All of this related to convertible paper. Adam Smith probably never conceived it possible that the Bank of England, the stability of which he deemed "equal to that of the British government," should suspend specie payments.(19) The most unfavorable cases were such as involved "difficulty or uncertainty of obtaining immediate payment," -- the "optional clause" of the Scotch banking companies, the paper currencies of Yorkshire, and the paper emissions of the American colonies.(20) In such cases he recognized that the paper money, like so much debased coin, "would, no doubt, fall more or less below the value of gold and silver," and result in an unfavorable exchange with the country or district preserving an intact standard.(21)

The theory of money, as set forth in the "Wealth of Nations," had thus attained notable development. The functions of money as a medium of exchange and a measure of value, the impracticability of a dual standard, Gresham's law, the relation of money to prices, the effect of variations in the value of money upon debtor and creditor classes, the economy of paper money -- were all more or less clearly recognized and enunciated.





II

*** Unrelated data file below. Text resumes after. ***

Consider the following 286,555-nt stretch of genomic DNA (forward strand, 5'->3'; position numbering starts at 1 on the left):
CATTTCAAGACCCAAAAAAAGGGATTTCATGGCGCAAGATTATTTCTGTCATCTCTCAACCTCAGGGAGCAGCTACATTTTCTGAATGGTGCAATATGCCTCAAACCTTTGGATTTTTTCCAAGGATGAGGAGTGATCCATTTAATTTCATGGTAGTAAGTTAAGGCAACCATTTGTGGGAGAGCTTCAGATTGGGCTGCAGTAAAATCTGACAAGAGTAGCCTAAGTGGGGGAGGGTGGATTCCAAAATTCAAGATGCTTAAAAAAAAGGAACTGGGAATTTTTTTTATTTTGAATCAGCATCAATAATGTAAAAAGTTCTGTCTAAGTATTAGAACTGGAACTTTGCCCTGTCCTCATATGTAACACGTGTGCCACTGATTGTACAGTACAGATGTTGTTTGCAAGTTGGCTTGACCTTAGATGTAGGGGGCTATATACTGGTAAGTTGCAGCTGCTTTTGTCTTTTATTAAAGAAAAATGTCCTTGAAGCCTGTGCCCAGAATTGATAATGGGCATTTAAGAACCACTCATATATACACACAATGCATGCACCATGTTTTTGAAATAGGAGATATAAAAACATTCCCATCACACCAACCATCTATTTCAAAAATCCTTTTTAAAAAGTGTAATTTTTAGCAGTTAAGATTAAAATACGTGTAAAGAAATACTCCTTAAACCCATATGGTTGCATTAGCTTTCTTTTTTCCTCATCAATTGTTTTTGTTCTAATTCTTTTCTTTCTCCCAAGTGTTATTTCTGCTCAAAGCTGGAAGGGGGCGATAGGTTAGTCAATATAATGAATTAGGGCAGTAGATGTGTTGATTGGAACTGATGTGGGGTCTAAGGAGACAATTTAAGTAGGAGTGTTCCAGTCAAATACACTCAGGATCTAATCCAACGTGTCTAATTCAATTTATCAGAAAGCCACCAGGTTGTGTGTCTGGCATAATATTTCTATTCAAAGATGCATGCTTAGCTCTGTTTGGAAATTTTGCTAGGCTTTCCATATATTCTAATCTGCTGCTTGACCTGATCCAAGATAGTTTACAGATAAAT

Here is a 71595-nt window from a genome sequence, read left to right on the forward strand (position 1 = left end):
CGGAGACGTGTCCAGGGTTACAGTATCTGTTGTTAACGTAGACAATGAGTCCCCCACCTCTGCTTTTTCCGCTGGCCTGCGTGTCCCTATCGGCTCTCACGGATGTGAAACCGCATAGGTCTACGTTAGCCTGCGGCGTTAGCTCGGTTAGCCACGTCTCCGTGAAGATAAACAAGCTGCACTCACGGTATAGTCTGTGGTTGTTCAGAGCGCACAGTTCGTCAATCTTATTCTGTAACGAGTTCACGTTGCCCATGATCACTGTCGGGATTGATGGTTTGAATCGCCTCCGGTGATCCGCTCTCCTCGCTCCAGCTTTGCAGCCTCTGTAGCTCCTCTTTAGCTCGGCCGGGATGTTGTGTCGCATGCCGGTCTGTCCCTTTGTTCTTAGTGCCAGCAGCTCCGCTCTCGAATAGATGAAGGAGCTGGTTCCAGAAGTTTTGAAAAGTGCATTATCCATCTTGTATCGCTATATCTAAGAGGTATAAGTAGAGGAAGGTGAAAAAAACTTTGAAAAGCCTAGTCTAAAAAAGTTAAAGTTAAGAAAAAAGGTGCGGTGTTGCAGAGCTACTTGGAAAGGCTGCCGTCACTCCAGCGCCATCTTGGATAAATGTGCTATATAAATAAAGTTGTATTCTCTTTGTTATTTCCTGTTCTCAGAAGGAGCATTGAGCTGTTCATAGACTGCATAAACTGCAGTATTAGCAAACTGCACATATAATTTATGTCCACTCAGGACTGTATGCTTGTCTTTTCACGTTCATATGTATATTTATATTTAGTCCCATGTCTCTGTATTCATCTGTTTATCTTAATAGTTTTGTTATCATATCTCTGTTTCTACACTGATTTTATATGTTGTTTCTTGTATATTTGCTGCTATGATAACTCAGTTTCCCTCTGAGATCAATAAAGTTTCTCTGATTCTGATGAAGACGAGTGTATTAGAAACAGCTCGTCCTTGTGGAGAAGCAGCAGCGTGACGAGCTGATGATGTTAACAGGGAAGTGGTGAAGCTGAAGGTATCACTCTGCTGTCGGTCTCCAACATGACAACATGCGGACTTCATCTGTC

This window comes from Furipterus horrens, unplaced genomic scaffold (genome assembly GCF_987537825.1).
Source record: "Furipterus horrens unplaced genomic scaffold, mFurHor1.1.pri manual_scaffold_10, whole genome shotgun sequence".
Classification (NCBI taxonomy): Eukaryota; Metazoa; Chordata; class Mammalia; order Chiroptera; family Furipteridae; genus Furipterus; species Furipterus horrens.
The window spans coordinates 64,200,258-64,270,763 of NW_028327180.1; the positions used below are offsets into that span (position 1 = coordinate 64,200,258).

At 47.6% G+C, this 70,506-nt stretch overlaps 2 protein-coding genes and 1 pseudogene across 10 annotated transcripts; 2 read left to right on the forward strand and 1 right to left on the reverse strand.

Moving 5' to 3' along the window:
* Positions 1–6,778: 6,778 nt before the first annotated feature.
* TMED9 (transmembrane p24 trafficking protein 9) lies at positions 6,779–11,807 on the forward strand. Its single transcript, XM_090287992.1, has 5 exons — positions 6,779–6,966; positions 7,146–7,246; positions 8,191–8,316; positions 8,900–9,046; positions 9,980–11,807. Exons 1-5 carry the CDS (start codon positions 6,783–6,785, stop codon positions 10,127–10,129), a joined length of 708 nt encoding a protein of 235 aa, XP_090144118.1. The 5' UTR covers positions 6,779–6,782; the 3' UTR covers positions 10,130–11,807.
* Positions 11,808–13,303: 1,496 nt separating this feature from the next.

The serious lapse in Adam Smith's exposition -- the more significant in the light of subsequent monetary happenings- appeared in the inevitable query: How much money ought a country to have and what are the symptoms and measure of excess or deficiency? It was precisely about this point -- the forces determining the normal amount of a country's money supply -- that succeeding controversies raged, -- the repeal of the Bank Restriction in the first quarter of the nineteenth century, the revision of the Bank Charter in the second, -- and it was precisely here that the "Wealth of Nations" was lacking. That there was, at any given time and in the case of every particular country, a customary amount of money which neither design nor circumstance could permanently augment, was a necessary corollary of all argument against mercantilist theory and balance of trade policy, and this proposition Adam Smith, like a succession of writers before him, maintained with great force and abundant illustration. But to the further question, "how much money is it right and sufficient for a country to have?" -- Smith gave no answer, beyond saying vaguely that it was determined by" effectual demand," being always the sum required to circulate and distribute to its proper consumers the annual produce of the land and labor of the country.(22) He did indeed imply that this sum bore some proportion to the whole value of the annual produce circulated by it, but he added(23) that such proportion had been computed by different authors "at a fifth, at a tenth, at a twentieth, and at a thirtieth part of that value," and refrained from venturing upon a formula of his own.